Transparent wood could be the window of the future


Posted by Amy Androff, Forest Products Laboratory and Posted by Robert Westover, Communications Office, USDA Forest Service in Forestry

January 05, 2021

The piece of glass in the photo above was made from wood. Research at the Forest Products Lab into using wood to make transparent windows is making great strides. (Photo USDA Forest Service)

Could a look through trees be a look into a greener future? Trees that replace the clear glass in your windows are not science fiction works. It happens now.

Forest Products Laboratory (FPL) researcher Junyong Zhu, in collaboration with colleagues from the University of Maryland and the University of Colorado, has developed a transparent wood material that may be the window of tomorrow. The researchers found that transparent wood has the potential to outperform the glass currently used in construction in almost every way.

Their results were published in the Journal of Advanced Functional Materials in their article “A clear, strong and thermally insulated transparent wood for energy-efficient windows”.

While glass is the most common material used in window construction, it comes at an expensive economic and environmental price.

Heat transfers easily through glass, especially through a single pane, and increases energy costs when it escapes in cold weather and flows in when it is warm. Glass manufacturing in construction also has a high carbon footprint. The production emissions are around 25,000 tons per year.

Now transparent wood is developing into one of the most promising materials of the future.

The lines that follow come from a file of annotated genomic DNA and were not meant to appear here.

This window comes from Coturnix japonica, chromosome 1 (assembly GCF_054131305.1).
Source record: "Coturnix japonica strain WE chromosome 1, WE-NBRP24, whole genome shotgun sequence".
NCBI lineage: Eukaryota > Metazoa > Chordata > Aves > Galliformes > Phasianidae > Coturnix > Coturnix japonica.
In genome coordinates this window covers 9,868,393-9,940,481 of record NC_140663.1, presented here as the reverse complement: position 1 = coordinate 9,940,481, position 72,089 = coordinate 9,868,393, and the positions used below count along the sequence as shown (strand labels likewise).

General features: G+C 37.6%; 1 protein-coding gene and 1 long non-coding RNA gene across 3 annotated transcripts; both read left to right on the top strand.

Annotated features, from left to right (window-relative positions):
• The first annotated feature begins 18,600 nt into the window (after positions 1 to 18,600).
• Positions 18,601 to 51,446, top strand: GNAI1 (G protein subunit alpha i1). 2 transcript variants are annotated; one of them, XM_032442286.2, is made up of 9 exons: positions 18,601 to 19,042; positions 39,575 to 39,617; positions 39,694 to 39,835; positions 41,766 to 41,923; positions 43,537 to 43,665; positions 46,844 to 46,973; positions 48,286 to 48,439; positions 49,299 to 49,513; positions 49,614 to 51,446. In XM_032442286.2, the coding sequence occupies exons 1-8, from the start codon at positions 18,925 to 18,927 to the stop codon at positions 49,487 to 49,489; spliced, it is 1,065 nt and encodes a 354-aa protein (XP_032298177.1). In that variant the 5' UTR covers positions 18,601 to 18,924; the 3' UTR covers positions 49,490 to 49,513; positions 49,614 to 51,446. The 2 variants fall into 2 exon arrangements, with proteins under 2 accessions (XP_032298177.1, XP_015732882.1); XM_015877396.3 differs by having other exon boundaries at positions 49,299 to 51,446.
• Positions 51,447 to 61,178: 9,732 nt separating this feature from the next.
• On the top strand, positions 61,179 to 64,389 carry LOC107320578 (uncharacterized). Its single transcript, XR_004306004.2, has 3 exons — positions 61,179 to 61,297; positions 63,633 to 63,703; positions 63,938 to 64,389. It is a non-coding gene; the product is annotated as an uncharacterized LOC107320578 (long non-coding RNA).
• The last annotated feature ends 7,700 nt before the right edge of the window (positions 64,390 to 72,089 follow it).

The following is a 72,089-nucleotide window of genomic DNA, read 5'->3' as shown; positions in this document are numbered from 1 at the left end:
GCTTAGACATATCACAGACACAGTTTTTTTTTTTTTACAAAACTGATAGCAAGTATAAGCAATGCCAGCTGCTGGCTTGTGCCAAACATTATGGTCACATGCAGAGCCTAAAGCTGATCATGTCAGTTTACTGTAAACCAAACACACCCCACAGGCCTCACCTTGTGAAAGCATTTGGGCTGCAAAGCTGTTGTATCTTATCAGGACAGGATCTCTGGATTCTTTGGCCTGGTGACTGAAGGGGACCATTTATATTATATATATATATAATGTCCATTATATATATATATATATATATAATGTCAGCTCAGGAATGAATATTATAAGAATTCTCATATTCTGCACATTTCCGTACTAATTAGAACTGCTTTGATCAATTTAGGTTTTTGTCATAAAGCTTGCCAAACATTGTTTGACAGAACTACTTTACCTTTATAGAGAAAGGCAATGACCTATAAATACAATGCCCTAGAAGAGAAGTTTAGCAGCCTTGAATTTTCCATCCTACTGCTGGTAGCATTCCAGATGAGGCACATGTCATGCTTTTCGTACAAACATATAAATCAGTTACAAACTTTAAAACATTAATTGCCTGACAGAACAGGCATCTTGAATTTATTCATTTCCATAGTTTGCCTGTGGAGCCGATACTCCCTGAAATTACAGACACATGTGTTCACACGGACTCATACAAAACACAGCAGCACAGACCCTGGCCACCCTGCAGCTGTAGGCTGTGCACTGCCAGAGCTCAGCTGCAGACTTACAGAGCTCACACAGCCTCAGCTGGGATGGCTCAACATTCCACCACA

Transparent wood is created when wood from the fast-growing, low-density balsa tree is placed in an oxidizing bath at room temperature, which bleaches it from almost any visibility. The wood is then permeated with a synthetic polymer called polyvinyl alcohol (PVA), creating a product that is virtually transparent.

The natural cellulose in its wood structure and the energy-absorbing polymer filler in transparent wood make it far more durable and lighter than glass. It can withstand much stronger impacts than glass and, unlike glass, bends or splinters instead of breaking.

Switching to transparent wood could also prove cost effective. It is about five times more thermally efficient than glass and lowers energy costs. It is made from a sustainable, renewable resource with low carbon emissions. It’s also compatible with existing industrial processing equipment, making the transition to manufacturing an easy prospect.

With all these potential benefits for consumers, production and the environment, the case for transparent wood couldn’t be … clearer.

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